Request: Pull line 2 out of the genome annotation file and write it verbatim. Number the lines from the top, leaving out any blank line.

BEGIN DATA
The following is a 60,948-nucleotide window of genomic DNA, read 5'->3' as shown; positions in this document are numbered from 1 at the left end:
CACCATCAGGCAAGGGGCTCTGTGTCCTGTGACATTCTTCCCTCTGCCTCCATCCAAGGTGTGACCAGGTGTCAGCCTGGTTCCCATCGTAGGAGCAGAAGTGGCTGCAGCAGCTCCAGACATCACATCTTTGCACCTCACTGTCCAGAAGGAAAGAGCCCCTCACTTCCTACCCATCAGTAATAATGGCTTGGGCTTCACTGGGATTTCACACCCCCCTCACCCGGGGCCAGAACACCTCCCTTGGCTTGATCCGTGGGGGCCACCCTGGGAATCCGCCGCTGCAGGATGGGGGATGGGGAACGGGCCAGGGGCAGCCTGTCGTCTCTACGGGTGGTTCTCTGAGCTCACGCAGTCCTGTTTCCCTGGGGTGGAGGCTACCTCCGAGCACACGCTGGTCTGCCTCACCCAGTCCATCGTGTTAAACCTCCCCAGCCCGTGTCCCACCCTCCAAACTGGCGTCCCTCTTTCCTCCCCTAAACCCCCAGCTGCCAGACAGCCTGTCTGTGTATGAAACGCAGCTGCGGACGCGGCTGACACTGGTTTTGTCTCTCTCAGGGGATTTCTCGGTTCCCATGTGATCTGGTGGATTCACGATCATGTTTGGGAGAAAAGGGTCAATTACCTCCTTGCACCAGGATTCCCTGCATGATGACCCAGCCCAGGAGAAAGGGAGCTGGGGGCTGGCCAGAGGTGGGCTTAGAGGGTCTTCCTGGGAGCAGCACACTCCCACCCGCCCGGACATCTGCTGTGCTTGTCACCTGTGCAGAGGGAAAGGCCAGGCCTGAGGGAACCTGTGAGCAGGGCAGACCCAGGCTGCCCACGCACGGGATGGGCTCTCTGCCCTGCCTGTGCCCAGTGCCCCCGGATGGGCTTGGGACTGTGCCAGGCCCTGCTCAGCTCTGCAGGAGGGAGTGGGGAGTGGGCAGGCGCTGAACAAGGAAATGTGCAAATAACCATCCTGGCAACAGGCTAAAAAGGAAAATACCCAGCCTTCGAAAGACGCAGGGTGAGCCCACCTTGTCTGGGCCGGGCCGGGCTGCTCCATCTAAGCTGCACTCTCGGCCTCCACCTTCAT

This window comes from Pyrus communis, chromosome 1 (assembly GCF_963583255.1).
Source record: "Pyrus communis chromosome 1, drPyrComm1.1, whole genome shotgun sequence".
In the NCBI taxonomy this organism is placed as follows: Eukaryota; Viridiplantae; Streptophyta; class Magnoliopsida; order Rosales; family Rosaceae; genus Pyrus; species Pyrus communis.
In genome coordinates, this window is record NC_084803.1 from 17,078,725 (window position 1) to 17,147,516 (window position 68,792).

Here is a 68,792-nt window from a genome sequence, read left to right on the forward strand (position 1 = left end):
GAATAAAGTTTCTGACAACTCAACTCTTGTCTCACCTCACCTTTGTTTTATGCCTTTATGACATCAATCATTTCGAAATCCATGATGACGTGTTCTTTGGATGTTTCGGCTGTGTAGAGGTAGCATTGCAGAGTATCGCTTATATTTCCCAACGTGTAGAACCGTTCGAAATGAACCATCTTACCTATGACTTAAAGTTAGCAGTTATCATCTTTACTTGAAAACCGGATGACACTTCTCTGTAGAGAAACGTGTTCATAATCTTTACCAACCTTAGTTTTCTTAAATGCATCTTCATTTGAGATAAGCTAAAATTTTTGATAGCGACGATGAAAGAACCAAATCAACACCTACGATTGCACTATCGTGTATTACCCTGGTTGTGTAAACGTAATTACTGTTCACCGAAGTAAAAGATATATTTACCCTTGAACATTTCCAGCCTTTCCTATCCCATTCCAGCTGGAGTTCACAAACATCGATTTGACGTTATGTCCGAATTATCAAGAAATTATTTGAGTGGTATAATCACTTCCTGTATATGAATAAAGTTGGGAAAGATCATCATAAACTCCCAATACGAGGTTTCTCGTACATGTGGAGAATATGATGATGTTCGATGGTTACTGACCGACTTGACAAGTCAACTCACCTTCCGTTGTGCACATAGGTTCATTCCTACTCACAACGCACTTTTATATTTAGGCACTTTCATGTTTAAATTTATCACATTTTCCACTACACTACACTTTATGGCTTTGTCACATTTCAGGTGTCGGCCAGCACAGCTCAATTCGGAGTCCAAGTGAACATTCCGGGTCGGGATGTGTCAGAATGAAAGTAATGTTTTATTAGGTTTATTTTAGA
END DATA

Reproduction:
CACCATCAGGCAAGGGGCTCTGTGTCCTGTGACATTCTTCCCTCTGCCTCCATCCAAGGTGTGACCAGGTGTCAGCCTGGTTCCCATCGTAGGAGCAGAAGTGGCTGCAGCAGCTCCAGACATCACATCTTTGCACCTCACTGTCCAGAAGGAAAGAGCCCCTCACTTCCTACCCATCAGTAATAATGGCTTGGGCTTCACTGGGATTTCACACCCCCCTCACCCGGGGCCAGAACACCTCCCTTGGCTTGATCCGTGGGGGCCACCCTGGGAATCCGCCGCTGCAGGATGGGGGATGGGGAACGGGCCAGGGGCAGCCTGTCGTCTCTACGGGTGGTTCTCTGAGCTCACGCAGTCCTGTTTCCCTGGGGTGGAGGCTACCTCCGAGCACACGCTGGTCTGCCTCACCCAGTCCATCGTGTTAAACCTCCCCAGCCCGTGTCCCACCCTCCAAACTGGCGTCCCTCTTTCCTCCCCTAAACCCCCAGCTGCCAGACAGCCTGTCTGTGTATGAAACGCAGCTGCGGACGCGGCTGACACTGGTTTTGTCTCTCTCAGGGGATTTCTCGGTTCCCATGTGATCTGGTGGATTCACGATCATGTTTGGGAGAAAAGGGTCAATTACCTCCTTGCACCAGGATTCCCTGCATGATGACCCAGCCCAGGAGAAAGGGAGCTGGGGGCTGGCCAGAGGTGGGCTTAGAGGGTCTTCCTGGGAGCAGCACACTCCCACCCGCCCGGACATCTGCTGTGCTTGTCACCTGTGCAGAGGGAAAGGCCAGGCCTGAGGGAACCTGTGAGCAGGGCAGACCCAGGCTGCCCACGCACGGGATGGGCTCTCTGCCCTGCCTGTGCCCAGTGCCCCCGGATGGGCTTGGGACTGTGCCAGGCCCTGCTCAGCTCTGCAGGAGGGAGTGGGGAGTGGGCAGGCGCTGAACAAGGAAATGTGCAAATAACCATCCTGGCAACAGGCTAAAAAGGAAAATACCCAGCCTTCGAAAGACGCAGGGTGAGCCCACCTTGTCTGGGCCGGGCCGGGCTGCTCCATCTAAGCTGCACTCTCGGCCTCCACCTTCAT